The Unbearable Lightness of Film School

LA's Film School takes Alex down the time tunnel and back again for a refreshing dip in the nostalgic waters of shoegazing.

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by Alex V. Cook, Music Editor for outsideleft.com
originally published: November, 2007
I can totally picture my high school semi-gothic girlfriend hula-hooping on a picnic table in the park

Film School
Hideout
(Beggars Banquet)

Nostalgia can be a corrosive tide when it laps your shoreline, dumping dead fish and gas cans all over the pristine edge of physical temporal consciousness that the beach fundamentally is. I harbor great nostalgia for the shoegaze early nineties, when so many things were crushed together in a swirling mass, spinning like a tornado from Johnny Marr's tremolo pedal, but I know well that if I wade too far into it, I will have failed to heed the warning my favorite shoegaze group The Chameleons issued in the song "Nostalgia" - it is drains my will and will, tomorrow, lead me away. And, the loop of Nietzche's Doctrine of Eternal Recurrence gets tighter like the same tie worn to too many christenings and funerals, but curiously, the coat fits better with passing time. I keep thinking about the bullshit /glorious ennui of my favorite shoegaze-ear movie and Philip Kaufman's finest hour, the adapatation of Milan Kundera's The Unbearable Lightness of Being, how the collapse of everything is eminent and we still cannot connect with each other and we still do it and life is juicy and sad and melodramatic. We are human and we need to be loved! is the slogan we would cut into out pale little arms.  It was a great time to be miserably alive.

Los Angelino muchrakers Film School dredge this up in me every time. The glorious miasma they build up on their second glorious album Hideout, with that slap echo drums and thumpy bass for a fogcutter, piloted by a mopey crooner - shoegazing at its best. When people get caught up in trying to explain that a band as dull as Interpol sounds like a band as good as Joy Division was, they should be refocusing on their efforts, running their tightrope between Film School and long forgotten heroes like The Mighty Lemon Drops. Both groups have immediate teenage drama appeal, Film School's "Two Kinds" evokes the painfully obvious and effective poigancy sniffling through no-one-understands-me diatribes as a cathedral clock chimes in the foggy distance rock that got me through my formative years, and truth be told, gets me through these ones now.

Like disco, it's a cliché to say The Cure sucked, but I offer their lasting power as evidence to the contrary, Film School can direct a Fairlight string section with the same delicate hand, especially on "Two kinds" and the ironically autumnal "Florida", as well as conjure up that stomp of when you got your first Doc Martens on "Go Down Together" and "Lectric," all without drowning the choppy, polluted nostalgia harbor they insist on navigating. I really set out to review this record without resorting to the S-word, or to mention baggy sweaters and asymmetric haircuts, but the music unabashedly begs it, and really, I should face up to being the son and heir of the supposed "nothing in particular" that I was there to create. Besides, I forget that mopey old shoegaze was actually pretty fun music - I can totally picture my high school semi-gothic girlfriend hula-hooping on a picnic table in the park to "Sick Hipster Nursed by Suicide Girl."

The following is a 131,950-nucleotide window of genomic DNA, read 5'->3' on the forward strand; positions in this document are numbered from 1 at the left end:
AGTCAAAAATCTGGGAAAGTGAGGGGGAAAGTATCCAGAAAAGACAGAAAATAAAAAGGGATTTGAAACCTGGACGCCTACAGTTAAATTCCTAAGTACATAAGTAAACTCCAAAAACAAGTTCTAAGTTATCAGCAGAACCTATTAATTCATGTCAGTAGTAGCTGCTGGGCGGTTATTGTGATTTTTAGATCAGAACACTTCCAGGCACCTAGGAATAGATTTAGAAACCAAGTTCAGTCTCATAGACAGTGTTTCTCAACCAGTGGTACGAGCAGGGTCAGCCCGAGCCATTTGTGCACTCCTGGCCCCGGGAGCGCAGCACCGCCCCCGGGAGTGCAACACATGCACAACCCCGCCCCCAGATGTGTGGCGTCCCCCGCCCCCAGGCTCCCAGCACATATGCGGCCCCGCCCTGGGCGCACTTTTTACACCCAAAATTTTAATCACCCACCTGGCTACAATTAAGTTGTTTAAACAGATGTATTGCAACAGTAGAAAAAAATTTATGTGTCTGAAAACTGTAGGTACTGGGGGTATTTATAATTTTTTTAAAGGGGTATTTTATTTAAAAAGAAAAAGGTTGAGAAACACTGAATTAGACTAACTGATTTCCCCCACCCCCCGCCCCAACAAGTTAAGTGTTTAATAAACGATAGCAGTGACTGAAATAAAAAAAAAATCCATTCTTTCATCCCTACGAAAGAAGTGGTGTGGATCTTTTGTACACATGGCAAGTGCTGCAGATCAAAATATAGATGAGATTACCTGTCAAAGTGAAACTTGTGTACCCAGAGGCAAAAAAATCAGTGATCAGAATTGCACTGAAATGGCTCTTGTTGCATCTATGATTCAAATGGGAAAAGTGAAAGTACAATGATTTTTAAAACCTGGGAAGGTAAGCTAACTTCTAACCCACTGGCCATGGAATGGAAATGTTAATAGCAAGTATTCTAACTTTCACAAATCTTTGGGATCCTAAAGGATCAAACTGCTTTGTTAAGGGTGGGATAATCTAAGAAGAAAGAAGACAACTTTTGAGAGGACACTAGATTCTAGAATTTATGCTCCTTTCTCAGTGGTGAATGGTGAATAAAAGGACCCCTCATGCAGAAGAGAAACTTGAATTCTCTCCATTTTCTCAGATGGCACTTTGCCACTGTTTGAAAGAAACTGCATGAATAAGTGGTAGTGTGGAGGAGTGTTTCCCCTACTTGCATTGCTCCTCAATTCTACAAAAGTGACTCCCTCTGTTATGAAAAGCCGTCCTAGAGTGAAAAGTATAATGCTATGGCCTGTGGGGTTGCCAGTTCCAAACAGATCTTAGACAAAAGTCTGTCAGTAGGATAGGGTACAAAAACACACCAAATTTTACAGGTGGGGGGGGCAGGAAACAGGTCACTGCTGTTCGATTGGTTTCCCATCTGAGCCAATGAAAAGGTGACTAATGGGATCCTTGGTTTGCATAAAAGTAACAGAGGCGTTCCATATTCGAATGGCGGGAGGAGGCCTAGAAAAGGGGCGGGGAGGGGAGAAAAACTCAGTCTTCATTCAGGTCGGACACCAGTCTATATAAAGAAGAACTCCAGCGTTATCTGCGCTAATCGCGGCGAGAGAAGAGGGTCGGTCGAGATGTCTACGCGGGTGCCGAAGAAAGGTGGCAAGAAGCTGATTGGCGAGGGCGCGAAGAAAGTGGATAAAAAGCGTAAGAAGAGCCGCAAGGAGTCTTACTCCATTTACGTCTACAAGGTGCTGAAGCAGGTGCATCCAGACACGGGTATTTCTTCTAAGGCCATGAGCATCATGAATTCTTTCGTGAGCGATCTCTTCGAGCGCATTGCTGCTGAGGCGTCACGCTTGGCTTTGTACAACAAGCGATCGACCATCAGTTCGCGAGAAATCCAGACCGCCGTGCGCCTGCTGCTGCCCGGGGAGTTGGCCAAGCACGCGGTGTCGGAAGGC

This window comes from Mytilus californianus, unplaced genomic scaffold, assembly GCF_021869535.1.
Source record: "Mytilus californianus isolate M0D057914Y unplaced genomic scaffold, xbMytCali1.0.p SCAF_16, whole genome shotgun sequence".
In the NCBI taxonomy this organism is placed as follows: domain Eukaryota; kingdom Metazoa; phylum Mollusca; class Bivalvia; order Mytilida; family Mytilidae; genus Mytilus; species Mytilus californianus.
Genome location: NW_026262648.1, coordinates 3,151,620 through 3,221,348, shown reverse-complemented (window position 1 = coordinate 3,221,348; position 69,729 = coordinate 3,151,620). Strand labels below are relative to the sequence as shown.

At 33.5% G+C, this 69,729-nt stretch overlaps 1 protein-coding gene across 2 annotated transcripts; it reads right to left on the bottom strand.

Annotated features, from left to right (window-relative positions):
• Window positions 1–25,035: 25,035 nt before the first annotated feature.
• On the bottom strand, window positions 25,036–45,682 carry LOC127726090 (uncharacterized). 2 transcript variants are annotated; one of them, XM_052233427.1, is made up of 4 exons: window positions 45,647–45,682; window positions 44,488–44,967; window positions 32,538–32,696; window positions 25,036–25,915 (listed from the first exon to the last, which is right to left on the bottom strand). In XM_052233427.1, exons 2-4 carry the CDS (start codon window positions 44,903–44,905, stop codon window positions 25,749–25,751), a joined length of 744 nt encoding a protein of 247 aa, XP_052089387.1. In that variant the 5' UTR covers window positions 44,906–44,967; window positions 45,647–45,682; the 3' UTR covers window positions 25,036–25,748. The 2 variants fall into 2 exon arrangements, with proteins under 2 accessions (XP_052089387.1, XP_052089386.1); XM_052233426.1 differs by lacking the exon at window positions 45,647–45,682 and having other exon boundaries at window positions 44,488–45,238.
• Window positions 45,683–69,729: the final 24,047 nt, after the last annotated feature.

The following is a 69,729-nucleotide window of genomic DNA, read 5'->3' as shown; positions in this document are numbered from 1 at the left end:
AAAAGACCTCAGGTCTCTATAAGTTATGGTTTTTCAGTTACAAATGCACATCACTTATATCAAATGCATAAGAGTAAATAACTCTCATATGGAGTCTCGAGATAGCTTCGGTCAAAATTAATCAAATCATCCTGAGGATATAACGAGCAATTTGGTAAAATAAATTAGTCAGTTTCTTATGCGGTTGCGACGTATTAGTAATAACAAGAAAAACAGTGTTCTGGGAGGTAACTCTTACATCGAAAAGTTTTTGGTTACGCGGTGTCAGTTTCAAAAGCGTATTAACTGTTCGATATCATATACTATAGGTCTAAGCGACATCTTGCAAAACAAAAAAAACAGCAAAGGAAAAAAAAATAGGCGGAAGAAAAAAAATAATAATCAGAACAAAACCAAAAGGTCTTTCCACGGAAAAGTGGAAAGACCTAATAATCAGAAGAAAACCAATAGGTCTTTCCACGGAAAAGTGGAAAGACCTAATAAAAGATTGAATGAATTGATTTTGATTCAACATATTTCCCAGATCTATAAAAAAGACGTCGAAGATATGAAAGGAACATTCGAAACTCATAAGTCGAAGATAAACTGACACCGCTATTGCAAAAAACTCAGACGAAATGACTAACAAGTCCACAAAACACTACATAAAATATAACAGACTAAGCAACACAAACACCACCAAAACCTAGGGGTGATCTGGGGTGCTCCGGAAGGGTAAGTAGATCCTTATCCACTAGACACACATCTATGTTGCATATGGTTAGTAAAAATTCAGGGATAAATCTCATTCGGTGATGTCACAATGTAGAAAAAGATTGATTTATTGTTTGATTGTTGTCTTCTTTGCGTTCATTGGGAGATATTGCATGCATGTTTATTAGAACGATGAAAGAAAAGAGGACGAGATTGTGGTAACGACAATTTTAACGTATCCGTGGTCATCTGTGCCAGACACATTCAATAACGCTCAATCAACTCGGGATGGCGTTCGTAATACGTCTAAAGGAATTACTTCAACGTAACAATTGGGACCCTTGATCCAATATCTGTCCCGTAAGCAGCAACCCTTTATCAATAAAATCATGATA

The swoon! That was the thing about this music and Film School knows the Way of the Malestrom like a drowning victim. "Must Try Harder"and "Compare" fills the air like locusts, like the hum of those sodium lights The The romanticized so well. It is the sound of overwhelming gravity, the roar of being pulled every way at once. My whole personal concept of adolescence is wrapped up in what I now know to be some simple delay pedal settings, but I'm OK with that. I'm relieved that it is so simple and so reliable a trick, so that a band like Film School can come along every five of six years and tear me apart with it all over again, leaving me to rebuild anew. The tide is never going to stop, the beach will perpetually recede like our hairlines, so maybe its time to quit standing on the beach with that gun in my hand, and dive right in.

Alex V. Cook
Music Editor

Alex V. Cook listens to everything and writes about most of it. His latest book, the snappily titled Louisiana Saturday Night: Looking for a Good Time in South Louisiana's Juke Joints, Honky-Tonks, and Dance Halls is an odyssey from the backwoods bars and small-town dives to the swampside dance halls and converted clapboard barns of a Louisiana Saturday Night. Don't leave Heathrow without it. His first book Darkness Racket and Twang is available from SideCartel. The full effect can be had at alex v cook.com

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